David Dee Delgado

New York City Experiences Blackout On The 42nd Anniversary Of The 1977 Power Outage

The city that never sleeps took a little nap...unexpectedly.

New York City, known as the City that Never Sleeps took an unexpected nap Saturday night (July 14) when a reported 73,000 customers from Midtown to Times Square 42nd Street and the Upper West Side were without power.

Officials said that a transformer fire at West 64th Street and West End Avenue is likely the cause of the power outage, however, at about 12:30 AM Sunday (July 14) Con Edison CEO Jon McAvoy said electricity had been restored in most parts of the city.

During the nearly five-hour blackout traffic lights in the touristy section of New York were down, while 10 subway lines were also halted, forcing some riders to leave the station and walk on foot or remain underground, bearing the humidity. Despite the spotty cell phone service, some who were trapped in elevators were able to call firefighters to help.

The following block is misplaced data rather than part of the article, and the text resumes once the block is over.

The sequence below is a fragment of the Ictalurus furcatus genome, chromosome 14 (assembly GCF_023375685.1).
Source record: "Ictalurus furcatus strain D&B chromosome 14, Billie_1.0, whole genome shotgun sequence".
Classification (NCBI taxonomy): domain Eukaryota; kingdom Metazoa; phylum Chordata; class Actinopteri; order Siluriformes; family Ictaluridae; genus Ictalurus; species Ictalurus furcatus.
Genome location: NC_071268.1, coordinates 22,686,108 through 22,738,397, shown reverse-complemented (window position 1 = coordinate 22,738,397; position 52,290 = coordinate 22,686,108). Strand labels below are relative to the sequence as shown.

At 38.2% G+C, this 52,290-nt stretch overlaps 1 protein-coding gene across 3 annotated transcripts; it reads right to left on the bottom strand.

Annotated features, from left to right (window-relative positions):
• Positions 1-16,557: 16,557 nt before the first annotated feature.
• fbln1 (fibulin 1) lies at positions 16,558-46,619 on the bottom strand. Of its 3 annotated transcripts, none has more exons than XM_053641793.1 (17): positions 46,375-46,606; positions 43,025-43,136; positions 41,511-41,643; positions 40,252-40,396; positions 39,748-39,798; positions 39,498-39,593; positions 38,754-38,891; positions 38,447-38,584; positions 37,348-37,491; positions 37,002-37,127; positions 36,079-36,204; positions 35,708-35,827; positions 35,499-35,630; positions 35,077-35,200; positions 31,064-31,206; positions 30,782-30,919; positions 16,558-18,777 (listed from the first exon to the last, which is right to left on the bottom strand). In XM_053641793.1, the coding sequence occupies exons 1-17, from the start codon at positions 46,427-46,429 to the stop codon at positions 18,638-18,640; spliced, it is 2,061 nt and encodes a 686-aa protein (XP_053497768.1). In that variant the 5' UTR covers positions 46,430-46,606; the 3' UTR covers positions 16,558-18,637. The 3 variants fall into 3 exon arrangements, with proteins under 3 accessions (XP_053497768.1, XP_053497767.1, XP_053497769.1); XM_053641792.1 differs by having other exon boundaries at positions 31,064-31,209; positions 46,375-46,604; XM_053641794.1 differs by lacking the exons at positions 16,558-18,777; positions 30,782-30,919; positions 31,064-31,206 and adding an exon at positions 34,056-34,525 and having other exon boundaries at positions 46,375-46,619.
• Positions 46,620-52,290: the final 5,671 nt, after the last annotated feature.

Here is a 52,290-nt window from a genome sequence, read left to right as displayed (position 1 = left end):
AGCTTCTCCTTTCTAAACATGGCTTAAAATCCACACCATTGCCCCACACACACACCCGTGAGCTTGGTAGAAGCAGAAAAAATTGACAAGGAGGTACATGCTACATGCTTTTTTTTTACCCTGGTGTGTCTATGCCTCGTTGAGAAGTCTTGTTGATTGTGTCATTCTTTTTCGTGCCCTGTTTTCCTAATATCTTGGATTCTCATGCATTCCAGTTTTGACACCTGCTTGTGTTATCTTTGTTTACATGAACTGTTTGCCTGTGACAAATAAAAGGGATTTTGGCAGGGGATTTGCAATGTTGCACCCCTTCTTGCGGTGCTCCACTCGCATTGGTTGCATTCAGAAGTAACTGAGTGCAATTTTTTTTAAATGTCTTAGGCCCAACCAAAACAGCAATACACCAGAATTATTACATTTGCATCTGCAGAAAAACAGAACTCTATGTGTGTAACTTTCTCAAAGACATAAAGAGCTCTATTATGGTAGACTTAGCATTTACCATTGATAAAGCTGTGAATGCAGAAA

St. Luke's Roosevelt Hotel, Times Square, Rockefeller Center, and Radio City Music Hall (pictured above) were all without power during the outage.

New York City Mayor and 2020 Democratic presidential hopeful Bil de Blasio took to Twitter instructing New Yorkers to stay inside if they can, and said city agencies would "work with ConEd to get to the bottom of what happened tonight and prevent another widespread outage like this."

The 2019 blackout isn't a first for native New Yorkers. Coincidently, on July 13, 1977, a power outage affecting most of the city took place, while in 2003 New York, along with most of the east coast, midwest, and Ontario, Canada lost power on August 14 of that year. It took about two days to restore power to most of the city.

And just because the power was gone, doesn't mean people stopped having fun. The cast of Broadway's Hadestown did an impromptu performance outside, the theater which brought light to many.

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